1. On the 4th September, 1951, one Govindalal Dutta, an owner of a tea business, filed voluntary returns of his income in respect of five consecutive years. Those were assessment years 1946-47 to 1950-51. Of the returns so filed, that for the assessment year 1946-47 showed a loss of Rs. 37.925-2-9 and that for 1947-48 snowed a loss of Rs. 36,033-15-0, while that for the year 1948-49 showed a paltry profit of Rs. 75-3-3. In making assessments on these returns, the Income-tax Officer paid no attention to the returns for 1946-47 and 1947-48. The first return to be dealt with was the return for the year 1948-49 and on that return he made an assessment on an income of Rs. 5,545/-.
2. It does not appear from the Income-tax Officer's order that he was asked to take into account the losses of the earlier years and set them off against the profits for the assessment year 1948-49, if he found that losses incurred in earlier years had been made out. In the assessee's appeal to the appellate Assistant Commissioner, however, a specific ground relating to the question was taken. Ground No. 4 was that the Income-tax Officer ought to have carried forward the losses for the two earlier years, that is to say, the accounting years 1945 and 1946 respectively, against the profits of 1948-49. Though that ground was taken, there was no oral argument in its support at the time of the hearing, because the pleader who appeared for the assessee withdrew from the case after his prayer for an adjournment had been refused. It appears that the adjournment was asked for on the ground that notice of the hearing had been received by the appellant only two days earlier, but it occurred to the Appellate Assistant Commissioner to call for the envelope in which the notice served on the assessee had been enclosed and when the envelope was produced, it was found that in fact the notice had been served much earlier. In those circumstances, the Appellate Assistant Commissioner was not disposed to grant the adjournment prayed for and the result was that the pleader withdrew from the case.
3. The Appellate Assistant Commissioner disposed of the fourth ground taken on behalf of the assessee shortly. He held that no claim of any earlier loss had been made in the return and, therefore, the action of the Income-tax Officer in not engaging himself in any enquiry about earlier losses had been perfectly in order. The statement of the Appellate Tribunal that the Appellate Assistant Commissioner did not decide this contention of the assessee, as remarked by them in the appellate order, or that he rejected the assessee's appeal 'without going into this point', as observed in the Statement of the Case, is correct only to the extent that the Appellate Assistant Commissioner did not deal with the contention on its merits.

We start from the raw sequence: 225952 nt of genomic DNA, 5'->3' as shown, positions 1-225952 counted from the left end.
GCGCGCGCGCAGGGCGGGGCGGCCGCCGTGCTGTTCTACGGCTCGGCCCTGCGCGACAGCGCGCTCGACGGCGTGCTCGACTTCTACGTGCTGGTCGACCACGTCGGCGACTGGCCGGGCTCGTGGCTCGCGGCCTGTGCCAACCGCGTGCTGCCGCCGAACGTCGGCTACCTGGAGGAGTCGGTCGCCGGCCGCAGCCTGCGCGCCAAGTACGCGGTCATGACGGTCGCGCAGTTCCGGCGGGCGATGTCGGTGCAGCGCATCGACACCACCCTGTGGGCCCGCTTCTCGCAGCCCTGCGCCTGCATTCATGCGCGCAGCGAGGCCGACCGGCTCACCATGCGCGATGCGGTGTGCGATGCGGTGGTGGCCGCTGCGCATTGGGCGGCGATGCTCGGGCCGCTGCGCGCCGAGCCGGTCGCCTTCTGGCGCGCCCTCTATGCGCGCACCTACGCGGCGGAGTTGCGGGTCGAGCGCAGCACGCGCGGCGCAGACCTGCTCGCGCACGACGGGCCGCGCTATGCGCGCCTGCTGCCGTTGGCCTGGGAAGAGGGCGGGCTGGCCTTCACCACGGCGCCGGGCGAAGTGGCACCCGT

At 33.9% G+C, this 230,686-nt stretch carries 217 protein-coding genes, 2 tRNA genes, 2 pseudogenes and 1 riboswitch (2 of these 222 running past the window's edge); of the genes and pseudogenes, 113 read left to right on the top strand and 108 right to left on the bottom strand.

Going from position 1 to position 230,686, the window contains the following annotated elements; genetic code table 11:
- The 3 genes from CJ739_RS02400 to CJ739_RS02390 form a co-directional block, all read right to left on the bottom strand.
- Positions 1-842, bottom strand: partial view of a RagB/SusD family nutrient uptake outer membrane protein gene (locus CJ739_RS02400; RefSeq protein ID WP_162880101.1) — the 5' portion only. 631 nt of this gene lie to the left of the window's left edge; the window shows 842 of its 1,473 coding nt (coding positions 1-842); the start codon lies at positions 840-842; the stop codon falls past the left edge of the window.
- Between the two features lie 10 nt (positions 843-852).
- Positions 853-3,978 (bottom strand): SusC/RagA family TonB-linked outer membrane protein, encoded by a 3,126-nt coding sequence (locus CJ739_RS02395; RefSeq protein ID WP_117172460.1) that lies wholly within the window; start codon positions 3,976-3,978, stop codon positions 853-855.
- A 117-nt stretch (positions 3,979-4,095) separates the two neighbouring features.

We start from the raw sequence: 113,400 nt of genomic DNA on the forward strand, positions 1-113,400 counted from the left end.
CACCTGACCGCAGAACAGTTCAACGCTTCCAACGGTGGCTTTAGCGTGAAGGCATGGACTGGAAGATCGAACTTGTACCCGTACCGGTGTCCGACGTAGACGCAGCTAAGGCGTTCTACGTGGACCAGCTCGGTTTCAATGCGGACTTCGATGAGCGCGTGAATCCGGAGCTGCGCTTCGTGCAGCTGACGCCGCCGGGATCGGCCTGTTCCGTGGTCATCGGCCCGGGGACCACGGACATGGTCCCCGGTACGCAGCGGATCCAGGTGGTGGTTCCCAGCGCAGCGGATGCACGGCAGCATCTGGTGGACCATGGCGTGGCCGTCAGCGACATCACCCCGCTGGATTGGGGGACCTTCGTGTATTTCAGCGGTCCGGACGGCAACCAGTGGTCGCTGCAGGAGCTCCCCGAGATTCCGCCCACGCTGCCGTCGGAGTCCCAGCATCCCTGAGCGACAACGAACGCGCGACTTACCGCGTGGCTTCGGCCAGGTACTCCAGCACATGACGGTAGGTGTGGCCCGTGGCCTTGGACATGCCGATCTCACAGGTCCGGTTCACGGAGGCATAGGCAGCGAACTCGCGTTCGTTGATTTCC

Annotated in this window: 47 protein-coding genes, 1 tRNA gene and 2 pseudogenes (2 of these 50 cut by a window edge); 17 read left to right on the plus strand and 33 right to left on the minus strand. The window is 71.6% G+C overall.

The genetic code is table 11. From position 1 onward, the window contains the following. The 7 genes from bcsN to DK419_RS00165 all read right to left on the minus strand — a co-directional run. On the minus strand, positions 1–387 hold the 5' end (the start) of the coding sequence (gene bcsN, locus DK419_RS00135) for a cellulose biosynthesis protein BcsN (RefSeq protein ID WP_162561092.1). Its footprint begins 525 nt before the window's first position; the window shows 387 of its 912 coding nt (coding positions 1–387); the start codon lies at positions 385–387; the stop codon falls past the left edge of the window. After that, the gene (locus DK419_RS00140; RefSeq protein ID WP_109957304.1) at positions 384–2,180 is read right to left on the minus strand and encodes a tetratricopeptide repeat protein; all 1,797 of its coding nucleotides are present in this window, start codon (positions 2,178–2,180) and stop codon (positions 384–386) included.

4. In his further appeal to the Tribunal, the assessee contended that the Income-tax Officer was bound to finalise the assessments for 1946-47, and 1947-48 first and then, if he found that there were losses to be carried forward, to give the assessee the benefit of those losses in his assessment for the year 1948-49. That contention was accepted by the Tribunal. It appears to have been contended on behalf of the Department that the returns for the years 1946-17 and 1947-48 being voluntary returns, showing loss, were not valia returns at all and, therefore, the Income-tax Officer was not required by law to take any notice of them. The Tribunal repelled that argument by holding that the returns for the two years in question were not returns in pursuance of either Section 22 (1) or Section 22 (2) and not being such returns, could be filed as valid returns at any time before the assessment was made. They thought that the view they were taking had the support of the decision in Harakchand Makanji & Co. v. Commr. of Income-tax, Bombay City : 16ITR119(Bom) . In the Statement of the Case, they have given a further reason and said that Section 22 (3) of the Act provides for the submission at any time before the assessment of a return which is not a return under either Section 22 (1) or Section 22 (2) of the Act. Having thus disposed of the objection taken on behalf of the Department, the Tribunal proceeded to hold that the right given to assessees under Section 24 (2) of the Act to carry forward losses for a period of six years was an absolute and unqualified right and there could be no justification for refusing to give effect to that right on the ground that the returns for the years, in which the losses were claimed to have occurred, were voluntary returns, showing loss. The Income-tax Officer, the Tribunal thought, had no right to ignore such returns and, according to them, it had been so held in the case of All India Groundnut Syndicate Ltd. v. Commr. of Income-tax, Bombay City, : 25ITR90(Bom) . In that view, the Tribunal held that since the years in respect of which losses had been claimed were years immediately preceding the assessment year in question, the Income-tax Officer could not make a valid assessment for that year until and unless he had determined the losses in respect of the earlier years, because if there had been in fact losses in those years, such losses would have to be set off against the income of the assessment year in question. In the result, the Tribunal set aside the assessment and directed the Income-tax Officer to deal with the returns filed by the assessee for the assessment years 1946-47 and 1947-48 and then to make the assessment for the year 1948-49.